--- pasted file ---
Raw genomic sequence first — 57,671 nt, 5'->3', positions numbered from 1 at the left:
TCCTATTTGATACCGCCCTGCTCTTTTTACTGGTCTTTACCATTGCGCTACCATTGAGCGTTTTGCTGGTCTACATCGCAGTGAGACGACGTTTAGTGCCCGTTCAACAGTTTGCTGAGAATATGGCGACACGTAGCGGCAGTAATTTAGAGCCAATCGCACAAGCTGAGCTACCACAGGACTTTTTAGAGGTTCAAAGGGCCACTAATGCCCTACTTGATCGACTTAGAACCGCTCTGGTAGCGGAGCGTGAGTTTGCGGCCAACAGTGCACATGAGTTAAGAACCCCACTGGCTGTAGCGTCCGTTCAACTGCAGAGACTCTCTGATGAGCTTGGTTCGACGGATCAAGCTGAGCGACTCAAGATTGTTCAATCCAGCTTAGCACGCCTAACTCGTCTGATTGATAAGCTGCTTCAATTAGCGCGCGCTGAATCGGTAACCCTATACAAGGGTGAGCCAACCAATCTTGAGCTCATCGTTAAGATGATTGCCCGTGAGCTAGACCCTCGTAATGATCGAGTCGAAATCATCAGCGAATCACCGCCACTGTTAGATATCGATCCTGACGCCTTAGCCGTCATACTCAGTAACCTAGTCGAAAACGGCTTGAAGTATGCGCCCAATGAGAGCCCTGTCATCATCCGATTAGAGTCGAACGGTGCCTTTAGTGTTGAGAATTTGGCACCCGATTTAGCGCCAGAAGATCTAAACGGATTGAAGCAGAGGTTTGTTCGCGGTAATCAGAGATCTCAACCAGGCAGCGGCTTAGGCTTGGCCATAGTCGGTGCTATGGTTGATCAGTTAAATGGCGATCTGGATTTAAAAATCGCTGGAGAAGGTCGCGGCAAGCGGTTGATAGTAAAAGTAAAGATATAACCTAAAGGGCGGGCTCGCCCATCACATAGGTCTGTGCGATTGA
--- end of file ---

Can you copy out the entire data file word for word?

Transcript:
Raw genomic sequence first — 57,671 nt, 5'->3', positions numbered from 1 at the left:
TCCTATTTGATACCGCCCTGCTCTTTTTACTGGTCTTTACCATTGCGCTACCATTGAGCGTTTTGCTGGTCTACATCGCAGTGAGACGACGTTTAGTGCCCGTTCAACAGTTTGCTGAGAATATGGCGACACGTAGCGGCAGTAATTTAGAGCCAATCGCACAAGCTGAGCTACCACAGGACTTTTTAGAGGTTCAAAGGGCCACTAATGCCCTACTTGATCGACTTAGAACCGCTCTGGTAGCGGAGCGTGAGTTTGCGGCCAACAGTGCACATGAGTTAAGAACCCCACTGGCTGTAGCGTCCGTTCAACTGCAGAGACTCTCTGATGAGCTTGGTTCGACGGATCAAGCTGAGCGACTCAAGATTGTTCAATCCAGCTTAGCACGCCTAACTCGTCTGATTGATAAGCTGCTTCAATTAGCGCGCGCTGAATCGGTAACCCTATACAAGGGTGAGCCAACCAATCTTGAGCTCATCGTTAAGATGATTGCCCGTGAGCTAGACCCTCGTAATGATCGAGTCGAAATCATCAGCGAATCACCGCCACTGTTAGATATCGATCCTGACGCCTTAGCCGTCATACTCAGTAACCTAGTCGAAAACGGCTTGAAGTATGCGCCCAATGAGAGCCCTGTCATCATCCGATTAGAGTCGAACGGTGCCTTTAGTGTTGAGAATTTGGCACCCGATTTAGCGCCAGAAGATCTAAACGGATTGAAGCAGAGGTTTGTTCGCGGTAATCAGAGATCTCAACCAGGCAGCGGCTTAGGCTTGGCCATAGTCGGTGCTATGGTTGATCAGTTAAATGGCGATCTGGATTTAAAAATCGCTGGAGAAGGTCGCGGCAAGCGGTTGATAGTAAAAGTAAAGATATAACCTAAAGGGCGGGCTCGCCCATCACATAGGTCTGTGCGATTGA